Kevin Hodges has a career that, quite literally, could take him around the world before he’s done. “It’s unbelievable,” said Hodges, a 1983 Battle Creek Central High grad who waded through his share of uncertainty and frustration before settling on a job that, at least in the United States, is beset by instability and layoffs. His teaching adventure first took him to China, where he taught English for a year. Then for the last two years he’s taught history in Colombia and is preparing for his third year there. After that, he hopes to teach in Brazil, or maybe Africa, or wherever the need for English-speaking teachers is in the highest demand. And they are in demand. Countries around the world are paying a lot of money to bring teachers from the United States, Australia, Canada, Great Britain and elsewhere to teach their kids. And Hodges is one of them. “It’s such an excellent opportunity,” he said. Ten years ago, teaching was not something he really considered, though he did admit the thought always lingered someplace in the back of his mind.

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7) Men Rush to Sign Up as Primary Teachers
The number of men training to be primary school teachers has increased by more than 50 per cent over the past four years in England, new figures reveal. The growth rate is five times that for women, according to data from the Teaching Agency. Interim chief executive Lin Hinnigan said: “Primary teaching is increasingly a career for the most able graduates. “It offers the opportunity to earn a good salary and progress quickly.” Teachers are twice as likely to win promotion after three-and-a-half years than graduates in comparable professions, according to the TA.

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8) Dissertation completed – The perceptions and pressures experienced by male primary elementary teachers…
[MenTeach: There is more and more research being completed about men teachers. Here’s one e-mail from a principal who completed his doctoral work.]
I just wanted to update you. Last December I completed my doctoral work. I had written you a few years ago regarding it. I found your organization and website to be a great resource. Below is a link to my dissertation on the pressures and perceptions surrounding male teachers. Again thank you and keep up the good work.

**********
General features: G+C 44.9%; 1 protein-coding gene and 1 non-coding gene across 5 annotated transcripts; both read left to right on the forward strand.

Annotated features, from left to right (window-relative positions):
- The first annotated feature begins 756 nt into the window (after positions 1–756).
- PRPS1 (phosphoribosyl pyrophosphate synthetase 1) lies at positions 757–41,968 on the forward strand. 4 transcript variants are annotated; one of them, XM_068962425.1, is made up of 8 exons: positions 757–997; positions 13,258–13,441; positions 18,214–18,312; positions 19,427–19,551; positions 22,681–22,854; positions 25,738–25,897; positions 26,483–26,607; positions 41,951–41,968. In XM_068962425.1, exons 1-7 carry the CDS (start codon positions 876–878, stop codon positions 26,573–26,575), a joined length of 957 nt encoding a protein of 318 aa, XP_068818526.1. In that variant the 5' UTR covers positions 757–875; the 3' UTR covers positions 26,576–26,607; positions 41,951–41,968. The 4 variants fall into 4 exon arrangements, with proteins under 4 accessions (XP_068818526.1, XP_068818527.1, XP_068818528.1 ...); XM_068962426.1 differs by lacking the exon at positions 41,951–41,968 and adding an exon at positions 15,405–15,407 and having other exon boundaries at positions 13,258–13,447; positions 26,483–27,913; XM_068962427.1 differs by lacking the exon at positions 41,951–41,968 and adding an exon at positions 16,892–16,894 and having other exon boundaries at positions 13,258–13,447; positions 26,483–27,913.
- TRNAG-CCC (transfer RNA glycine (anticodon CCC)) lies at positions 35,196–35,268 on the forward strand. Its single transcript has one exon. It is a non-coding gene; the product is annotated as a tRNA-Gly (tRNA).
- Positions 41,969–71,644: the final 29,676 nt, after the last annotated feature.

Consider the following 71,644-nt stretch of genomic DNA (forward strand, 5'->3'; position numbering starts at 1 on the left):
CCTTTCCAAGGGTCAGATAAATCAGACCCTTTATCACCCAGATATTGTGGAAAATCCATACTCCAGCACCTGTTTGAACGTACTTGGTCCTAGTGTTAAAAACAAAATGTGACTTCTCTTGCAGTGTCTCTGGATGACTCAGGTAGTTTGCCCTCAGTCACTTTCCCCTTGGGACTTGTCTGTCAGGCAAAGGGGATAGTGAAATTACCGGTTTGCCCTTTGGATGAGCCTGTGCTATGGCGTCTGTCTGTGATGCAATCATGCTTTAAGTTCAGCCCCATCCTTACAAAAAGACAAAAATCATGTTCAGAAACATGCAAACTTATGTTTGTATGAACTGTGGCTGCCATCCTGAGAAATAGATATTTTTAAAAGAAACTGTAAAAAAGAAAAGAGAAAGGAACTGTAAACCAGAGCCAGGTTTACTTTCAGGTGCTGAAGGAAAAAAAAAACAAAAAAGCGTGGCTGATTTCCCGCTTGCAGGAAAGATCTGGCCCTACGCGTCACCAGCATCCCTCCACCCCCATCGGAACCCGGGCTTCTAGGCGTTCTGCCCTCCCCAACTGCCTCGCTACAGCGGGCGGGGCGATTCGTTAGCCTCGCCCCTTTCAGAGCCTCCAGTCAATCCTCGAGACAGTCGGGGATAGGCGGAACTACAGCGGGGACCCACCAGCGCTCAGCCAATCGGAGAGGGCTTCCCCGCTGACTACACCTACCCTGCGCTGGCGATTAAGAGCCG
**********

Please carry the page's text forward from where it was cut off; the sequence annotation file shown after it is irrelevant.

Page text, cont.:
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9) International Conference “Men in Early Childhood Education and Care” in Germany
The International Conference “Men in Early Childhood Education and Care” on the 27th and 28th of September 2012 in Berlin, Germany.

The Coordination Centre “Men in early childhood education” and the Faculty of Primary Education of the Humboldt University Berlin invites you to attend the international conference “Men in Early Childhood Education and Care: Strategies, experiences and perspectives”. The conference will be held on September 27/28th 2012 in Berlin and will be supported by the Federal Ministry for Family Affairs, Senior Citizens, Women and Youth.

Be certain to read some of the Expert Interviews and see who is presenting.

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10) Ready to Teach Program at Howard University
There are more and more programs to recruit men to teach. The Howard University Ready to Teach (RtT) Program is a national consortium created in collaboration with Chicago Public Schools (Illinois), Clayton County Public Schools (Georgia), Prince George’s County Public Schools (Maryland), Howard University Charter Middle School for Mathematics and Science (Washington, DC), and the Northwest Preparatory Academy (Houston, Texas). The RtT I program increased the number of teachers from underrepresented populations in high-need content areas and high need local education agencies (LEAs). RtT program provided 69 participants the opportunity to pursue their teaching license in high-need subject areas (specifically English, Mathematics, Science, Special Education and Elementary Education). Currently, the RtT program has recruited 33 teacher candidates with a target focus on African-American males to an alternate route to teacher certification.